1. Be patient. Let us see how all of this unfolds. The day following the conference the sun will still come up, Jesus will still be Lord and we will be working on carrying out our ministry for the next 150 years. Granted we may have some difficult and painful decisions to make at some point down the road, but for now let us remain calm and focused on being a faithful congregation.
2. Let’s have some discussion. The time for saying nothing is past. We have people on both sides of the sexuality issue, but we can be mature enough to discuss and hear each other. Some opportunities are going to be provided both to listen and share. We will attempt to do any discussion in a spirit of Christian charity whether we agree or disagree.
3. Let’s pray like we have never prayed before. Pray for our delegates from all over the world that they arrive at the 2019 Conference safely and securely (especially the large African delegation who will be making financial sacrifices to come). Pray that the Holy Spirit will quicken hearts and minds to know God’s righteous and holy will for any decisions. Pray for our future as a denomination. I am asking for our congregation to come to the prayer room on Saturday, February 23, at 9:00 a.m. to pray for the 2019 General Conference as it begins.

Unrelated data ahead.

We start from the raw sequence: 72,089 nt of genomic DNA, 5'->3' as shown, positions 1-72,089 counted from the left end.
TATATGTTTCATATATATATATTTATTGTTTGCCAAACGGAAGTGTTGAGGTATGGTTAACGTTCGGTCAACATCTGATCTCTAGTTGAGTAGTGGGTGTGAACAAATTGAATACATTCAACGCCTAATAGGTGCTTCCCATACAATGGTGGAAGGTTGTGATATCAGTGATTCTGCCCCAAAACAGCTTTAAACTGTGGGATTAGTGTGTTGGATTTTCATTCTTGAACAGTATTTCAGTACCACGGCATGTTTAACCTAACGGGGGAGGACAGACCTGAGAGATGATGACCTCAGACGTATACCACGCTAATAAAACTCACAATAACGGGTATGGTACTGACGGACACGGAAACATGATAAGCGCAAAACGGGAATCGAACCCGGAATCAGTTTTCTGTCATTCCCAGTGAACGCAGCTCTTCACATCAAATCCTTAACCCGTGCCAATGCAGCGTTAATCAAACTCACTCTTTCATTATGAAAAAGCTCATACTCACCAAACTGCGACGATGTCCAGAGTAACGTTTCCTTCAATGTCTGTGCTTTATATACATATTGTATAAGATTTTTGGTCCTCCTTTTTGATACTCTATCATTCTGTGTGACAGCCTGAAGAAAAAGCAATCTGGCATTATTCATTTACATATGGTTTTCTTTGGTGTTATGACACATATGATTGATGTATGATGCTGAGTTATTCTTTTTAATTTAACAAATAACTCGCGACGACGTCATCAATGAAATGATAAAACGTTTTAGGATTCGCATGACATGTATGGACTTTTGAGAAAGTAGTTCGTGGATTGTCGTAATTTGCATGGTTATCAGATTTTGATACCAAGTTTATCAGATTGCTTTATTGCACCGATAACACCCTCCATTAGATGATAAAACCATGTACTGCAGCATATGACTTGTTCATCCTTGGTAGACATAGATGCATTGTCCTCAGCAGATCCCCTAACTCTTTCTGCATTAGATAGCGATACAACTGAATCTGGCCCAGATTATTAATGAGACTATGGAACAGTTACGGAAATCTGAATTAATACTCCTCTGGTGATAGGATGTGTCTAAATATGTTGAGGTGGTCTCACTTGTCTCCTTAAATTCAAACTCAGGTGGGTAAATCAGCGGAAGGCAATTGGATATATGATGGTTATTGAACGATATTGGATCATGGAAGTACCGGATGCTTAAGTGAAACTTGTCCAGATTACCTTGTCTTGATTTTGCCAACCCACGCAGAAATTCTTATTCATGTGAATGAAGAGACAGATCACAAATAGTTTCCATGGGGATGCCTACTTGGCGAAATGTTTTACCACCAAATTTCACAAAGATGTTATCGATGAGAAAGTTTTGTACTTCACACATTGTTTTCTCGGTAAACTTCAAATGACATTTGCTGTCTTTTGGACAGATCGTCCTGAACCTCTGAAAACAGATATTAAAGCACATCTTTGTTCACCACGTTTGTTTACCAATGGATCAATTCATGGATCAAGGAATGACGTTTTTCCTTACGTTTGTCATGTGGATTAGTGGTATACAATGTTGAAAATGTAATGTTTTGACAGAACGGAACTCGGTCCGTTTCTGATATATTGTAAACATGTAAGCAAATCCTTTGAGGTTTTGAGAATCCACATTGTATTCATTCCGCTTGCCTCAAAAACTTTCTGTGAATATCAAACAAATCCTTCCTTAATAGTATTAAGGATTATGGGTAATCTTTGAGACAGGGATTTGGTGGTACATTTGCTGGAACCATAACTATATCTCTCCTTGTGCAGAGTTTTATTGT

I will be glad to tell you where I stand on the issues facing our denomination. As long as I have been your minister, I don’t think it is any great secret that I fall into the conservative traditional camp on such matters. I am not unbiased in the direction and position I desire to see accepted by the denomination. I also want to keep our focus on Christ so, that as a church, we continue to be faithful to the saving gospel as the main thing we offer to a broken and lost world around us.
A certain king was very rich. His power was known throughout the world. But he was most unhappy, for he desired a wife. Without a queen, the vast palace was empty. One day, while riding through the streets of a small village, he saw a beautiful peasant girl. So lovely was she that the heart of the king was won. He wanted her more than anything he had ever desired. On succeeding days, he would ride by her house on the mere hope of seeing her for a moment in passing. He wondered how he might win her love.